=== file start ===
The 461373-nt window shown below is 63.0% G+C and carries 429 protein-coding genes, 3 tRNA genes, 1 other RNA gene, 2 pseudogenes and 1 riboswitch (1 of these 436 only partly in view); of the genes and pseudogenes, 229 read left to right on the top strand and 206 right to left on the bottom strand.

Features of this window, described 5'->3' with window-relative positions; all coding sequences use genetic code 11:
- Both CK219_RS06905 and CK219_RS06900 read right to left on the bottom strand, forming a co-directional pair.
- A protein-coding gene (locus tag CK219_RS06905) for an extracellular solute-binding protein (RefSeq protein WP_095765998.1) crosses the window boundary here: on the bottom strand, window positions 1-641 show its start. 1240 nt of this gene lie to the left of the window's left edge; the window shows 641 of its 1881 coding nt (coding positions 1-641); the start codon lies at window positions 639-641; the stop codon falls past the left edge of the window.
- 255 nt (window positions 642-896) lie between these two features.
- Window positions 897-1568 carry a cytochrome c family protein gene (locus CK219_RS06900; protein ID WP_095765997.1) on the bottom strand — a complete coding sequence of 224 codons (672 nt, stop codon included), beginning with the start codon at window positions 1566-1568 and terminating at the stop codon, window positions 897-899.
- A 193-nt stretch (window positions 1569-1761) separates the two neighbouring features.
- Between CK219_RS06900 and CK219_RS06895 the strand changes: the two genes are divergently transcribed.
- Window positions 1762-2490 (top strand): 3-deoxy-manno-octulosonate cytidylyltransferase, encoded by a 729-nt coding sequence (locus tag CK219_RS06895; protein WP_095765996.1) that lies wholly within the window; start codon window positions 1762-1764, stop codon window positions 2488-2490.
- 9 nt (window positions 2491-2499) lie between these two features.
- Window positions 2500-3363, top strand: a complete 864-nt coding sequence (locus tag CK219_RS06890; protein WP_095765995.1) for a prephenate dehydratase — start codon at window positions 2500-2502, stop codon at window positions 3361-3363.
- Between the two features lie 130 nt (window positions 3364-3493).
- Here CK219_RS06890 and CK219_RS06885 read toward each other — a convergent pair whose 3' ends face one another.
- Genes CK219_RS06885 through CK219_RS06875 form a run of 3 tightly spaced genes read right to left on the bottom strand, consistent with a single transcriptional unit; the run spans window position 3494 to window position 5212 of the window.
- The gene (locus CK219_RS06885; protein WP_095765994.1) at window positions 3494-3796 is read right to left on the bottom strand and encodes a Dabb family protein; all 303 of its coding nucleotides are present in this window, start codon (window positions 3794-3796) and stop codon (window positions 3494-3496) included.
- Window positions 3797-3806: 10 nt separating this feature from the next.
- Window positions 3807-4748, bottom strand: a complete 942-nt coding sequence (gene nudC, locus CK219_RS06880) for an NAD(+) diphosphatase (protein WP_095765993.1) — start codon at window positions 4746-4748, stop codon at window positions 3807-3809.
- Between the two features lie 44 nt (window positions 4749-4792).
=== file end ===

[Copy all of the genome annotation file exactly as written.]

The 461373-nt window shown below is 63.0% G+C and carries 429 protein-coding genes, 3 tRNA genes, 1 other RNA gene, 2 pseudogenes and 1 riboswitch (1 of these 436 only partly in view); of the genes and pseudogenes, 229 read left to right on the top strand and 206 right to left on the bottom strand.

Features of this window, described 5'->3' with window-relative positions; all coding sequences use genetic code 11:
- Both CK219_RS06905 and CK219_RS06900 read right to left on the bottom strand, forming a co-directional pair.
- A protein-coding gene (locus tag CK219_RS06905) for an extracellular solute-binding protein (RefSeq protein WP_095765998.1) crosses the window boundary here: on the bottom strand, window positions 1-641 show its start. 1240 nt of this gene lie to the left of the window's left edge; the window shows 641 of its 1881 coding nt (coding positions 1-641); the start codon lies at window positions 639-641; the stop codon falls past the left edge of the window.
- 255 nt (window positions 642-896) lie between these two features.
- Window positions 897-1568 carry a cytochrome c family protein gene (locus CK219_RS06900; protein ID WP_095765997.1) on the bottom strand — a complete coding sequence of 224 codons (672 nt, stop codon included), beginning with the start codon at window positions 1566-1568 and terminating at the stop codon, window positions 897-899.
- A 193-nt stretch (window positions 1569-1761) separates the two neighbouring features.
- Between CK219_RS06900 and CK219_RS06895 the strand changes: the two genes are divergently transcribed.
- Window positions 1762-2490 (top strand): 3-deoxy-manno-octulosonate cytidylyltransferase, encoded by a 729-nt coding sequence (locus tag CK219_RS06895; protein WP_095765996.1) that lies wholly within the window; start codon window positions 1762-1764, stop codon window positions 2488-2490.
- 9 nt (window positions 2491-2499) lie between these two features.
- Window positions 2500-3363, top strand: a complete 864-nt coding sequence (locus tag CK219_RS06890; protein WP_095765995.1) for a prephenate dehydratase — start codon at window positions 2500-2502, stop codon at window positions 3361-3363.
- Between the two features lie 130 nt (window positions 3364-3493).
- Here CK219_RS06890 and CK219_RS06885 read toward each other — a convergent pair whose 3' ends face one another.
- Genes CK219_RS06885 through CK219_RS06875 form a run of 3 tightly spaced genes read right to left on the bottom strand, consistent with a single transcriptional unit; the run spans window position 3494 to window position 5212 of the window.
- The gene (locus CK219_RS06885; protein WP_095765994.1) at window positions 3494-3796 is read right to left on the bottom strand and encodes a Dabb family protein; all 303 of its coding nucleotides are present in this window, start codon (window positions 3794-3796) and stop codon (window positions 3494-3496) included.
- Window positions 3797-3806: 10 nt separating this feature from the next.
- Window positions 3807-4748, bottom strand: a complete 942-nt coding sequence (gene nudC, locus CK219_RS06880) for an NAD(+) diphosphatase (protein WP_095765993.1) — start codon at window positions 4746-4748, stop codon at window positions 3807-3809.
- Between the two features lie 44 nt (window positions 4749-4792).